A Leadership Style Story
In one of my large company leadership roles, I was leading a team of well over 500 members and was responsible for growing the operation from $83M to $100M in two years. A primary focus was the culture. It was obvious and imperative that the culture of my management team had to change. Given that we had recently acquired this organization, the culture varied widely from our norms. They used what I characterize as an old school, command-and-control approach that drove results through intensity and fear-based tactics.
One meeting stands out for me that highlights the culture I inherited. I was meeting with one of my marketing managers and our human resources director. There had been a number of complaints about this manager and instances of abusive and bullying behaviors directed at his team. Not surprisingly, this manager was somewhat new to leading people and lacked proper training. This meeting was to explore the validity of the complaints and to assess the opportunity to develop this manager into a leader of people.
During the meeting he took full responsibility for the situations, admitting they had occurred and validating the tone of the conversations with team members and the language he had used. Check! Unfortunately, what happened next was an unfortunate reality about his attitude toward leading people and revealed that he was not coachable and could not be developed as a leader.
When I probed around why he felt it was necessary to approach his team in such an aggressive manner, he responded with, “Hey, to make an omelet, sometimes you gotta break a few eggs! My response: “Well, let me offer you a different perspective. I don’t see our roles as leaders to break eggs or make omelets. I see our roles as growing chickens.” In this context, I was referring to the ability to coach and develop his team, rather than cracking skulls like cracking eggs. His response, “I couldn’t disagree more.”
Naturally, I had expected more of a sense of curiosity from the manager about my comment. I had hoped that he would have asked me what I meant and explored the differences in our beliefs about leading people and would have demonstrated coachability. Rather, before I could respond, he followed with, “I just don’t think I can work here given our differences.” My response: “So, are you saying you are resigning?” He said, “Yes, I think I am.” I immediately extended my right hand and said, “I accept your resignation,” before he had a chance to rescind it.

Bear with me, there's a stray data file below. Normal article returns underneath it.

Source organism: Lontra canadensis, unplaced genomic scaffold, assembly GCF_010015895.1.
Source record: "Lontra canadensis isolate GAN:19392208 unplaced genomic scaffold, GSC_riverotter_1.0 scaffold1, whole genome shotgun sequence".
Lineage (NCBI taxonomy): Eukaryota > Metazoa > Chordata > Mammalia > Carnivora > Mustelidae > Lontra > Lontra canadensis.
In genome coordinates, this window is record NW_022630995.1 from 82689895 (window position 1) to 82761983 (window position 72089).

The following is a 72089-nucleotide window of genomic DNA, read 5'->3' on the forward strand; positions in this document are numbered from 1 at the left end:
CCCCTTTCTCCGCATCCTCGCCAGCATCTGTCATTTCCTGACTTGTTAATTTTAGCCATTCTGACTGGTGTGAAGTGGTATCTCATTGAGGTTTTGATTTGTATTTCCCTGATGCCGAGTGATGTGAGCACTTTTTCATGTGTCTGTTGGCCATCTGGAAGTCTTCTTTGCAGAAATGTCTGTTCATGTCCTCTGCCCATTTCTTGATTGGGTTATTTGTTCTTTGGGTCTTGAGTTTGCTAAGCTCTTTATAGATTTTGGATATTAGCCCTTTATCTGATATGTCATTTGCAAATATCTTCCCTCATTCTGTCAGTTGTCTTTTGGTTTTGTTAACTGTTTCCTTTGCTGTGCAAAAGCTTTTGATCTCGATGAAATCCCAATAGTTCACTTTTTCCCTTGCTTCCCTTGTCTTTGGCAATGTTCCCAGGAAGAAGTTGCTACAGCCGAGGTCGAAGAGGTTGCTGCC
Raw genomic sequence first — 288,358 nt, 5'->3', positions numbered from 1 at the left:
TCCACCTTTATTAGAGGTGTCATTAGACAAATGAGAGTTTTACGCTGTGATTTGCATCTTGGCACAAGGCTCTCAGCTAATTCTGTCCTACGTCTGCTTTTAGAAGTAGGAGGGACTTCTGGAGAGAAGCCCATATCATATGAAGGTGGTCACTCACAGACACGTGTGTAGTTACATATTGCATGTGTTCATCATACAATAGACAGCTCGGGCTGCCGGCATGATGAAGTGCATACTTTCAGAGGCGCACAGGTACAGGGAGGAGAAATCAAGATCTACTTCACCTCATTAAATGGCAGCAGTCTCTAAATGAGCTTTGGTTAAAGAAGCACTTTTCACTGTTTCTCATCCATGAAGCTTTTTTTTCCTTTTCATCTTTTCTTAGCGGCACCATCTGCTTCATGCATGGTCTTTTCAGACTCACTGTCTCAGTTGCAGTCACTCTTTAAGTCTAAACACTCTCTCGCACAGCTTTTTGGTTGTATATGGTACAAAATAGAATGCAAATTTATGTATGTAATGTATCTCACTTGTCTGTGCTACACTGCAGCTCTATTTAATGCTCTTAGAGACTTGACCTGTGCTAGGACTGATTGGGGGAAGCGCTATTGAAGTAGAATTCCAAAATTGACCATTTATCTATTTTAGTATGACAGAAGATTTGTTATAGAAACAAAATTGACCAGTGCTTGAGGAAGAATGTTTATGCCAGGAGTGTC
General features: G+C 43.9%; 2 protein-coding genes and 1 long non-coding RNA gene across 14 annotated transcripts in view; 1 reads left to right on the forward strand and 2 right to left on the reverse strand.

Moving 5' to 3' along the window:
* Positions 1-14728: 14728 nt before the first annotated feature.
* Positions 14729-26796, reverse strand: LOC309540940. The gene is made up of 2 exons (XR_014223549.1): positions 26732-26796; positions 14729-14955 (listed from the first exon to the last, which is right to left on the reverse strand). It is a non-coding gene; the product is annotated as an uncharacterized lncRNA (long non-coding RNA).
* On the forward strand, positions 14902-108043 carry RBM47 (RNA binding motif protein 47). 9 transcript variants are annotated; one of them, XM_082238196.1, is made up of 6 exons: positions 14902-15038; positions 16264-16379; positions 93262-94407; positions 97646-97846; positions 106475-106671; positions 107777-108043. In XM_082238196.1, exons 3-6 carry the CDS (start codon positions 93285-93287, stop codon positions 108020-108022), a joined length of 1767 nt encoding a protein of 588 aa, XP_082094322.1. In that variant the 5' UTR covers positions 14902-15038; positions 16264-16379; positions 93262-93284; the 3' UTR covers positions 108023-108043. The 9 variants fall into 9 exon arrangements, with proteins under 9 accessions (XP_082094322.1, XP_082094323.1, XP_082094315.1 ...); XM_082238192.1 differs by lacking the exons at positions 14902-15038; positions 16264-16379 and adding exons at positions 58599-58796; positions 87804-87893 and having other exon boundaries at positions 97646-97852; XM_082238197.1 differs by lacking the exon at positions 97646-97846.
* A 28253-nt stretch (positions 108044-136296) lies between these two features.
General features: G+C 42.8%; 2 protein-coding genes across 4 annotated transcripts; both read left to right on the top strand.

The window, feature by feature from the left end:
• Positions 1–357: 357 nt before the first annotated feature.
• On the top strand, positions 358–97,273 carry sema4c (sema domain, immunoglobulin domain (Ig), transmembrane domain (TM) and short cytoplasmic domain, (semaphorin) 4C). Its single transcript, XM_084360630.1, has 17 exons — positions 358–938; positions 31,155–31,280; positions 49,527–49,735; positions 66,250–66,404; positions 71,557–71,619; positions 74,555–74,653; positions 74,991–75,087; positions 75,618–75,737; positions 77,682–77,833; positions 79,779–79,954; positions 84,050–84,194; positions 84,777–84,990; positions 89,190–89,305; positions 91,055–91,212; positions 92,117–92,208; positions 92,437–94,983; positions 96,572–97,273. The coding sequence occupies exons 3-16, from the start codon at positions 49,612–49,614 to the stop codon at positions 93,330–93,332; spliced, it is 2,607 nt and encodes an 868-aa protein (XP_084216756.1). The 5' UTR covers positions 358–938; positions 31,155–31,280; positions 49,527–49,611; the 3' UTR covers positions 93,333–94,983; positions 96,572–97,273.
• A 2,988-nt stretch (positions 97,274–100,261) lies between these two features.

At first blush, that may sound a bit hasty and harsh on my part, but I can attest that the impact of instant action created the right outcomes across the business. Even though I was completely confident in the moment, the attention it received and the trend of change it helped accelerate across the organization furthered my conviction and enabled me to make room to promote and develop a successful leader to take his place. Subsequently, the new leader was able to raise the performance of that team to the top performing team in the organization.
Following this event and over time, other managers self-selected and left the company and others demonstrated tremendous potential and an aptitude for growth. As a result, I was able to develop a stronger leadership team that enabled the financial results noted above.
Choosing a Leadership Style
Unfortunately, the command-and-control leadership style still exists. In the military, it is necessary since lives are at risk. In the civilian world, seldom are lives at risk, but lives and organizations are most often negatively impacted by this type of leadership. Further, even when the command-and-control style is absent, often willing leaders simply lack the skills necessary. Moreover, they often lack the right attitude toward leadership and mistake managing with leading. My definition of the difference is, “Managing is about processes and things, where leading is about relationships and outcomes.” Beyond the definitions, being a leader is a choice.
In the book The Leadership Pipeline, the authors describe the foundation of every leadership role as governed by three principles:
The fundamental Work Value theme and starting point for success is the leader must see herself as a leader. That means the leader recognizes that her success is predicated on the success of her team and treats the development of the team as a priority. That leads to her spending time setting expectations and coaching for performance. The work happens through the team and is grounded in effective relationships. The result is clarity, accountability, and performance. This approach is a far cry from breaking eggs.
While making omelets may be desirable for Sunday brunch, growing chickens who can produce the right results is a far more desirable approach.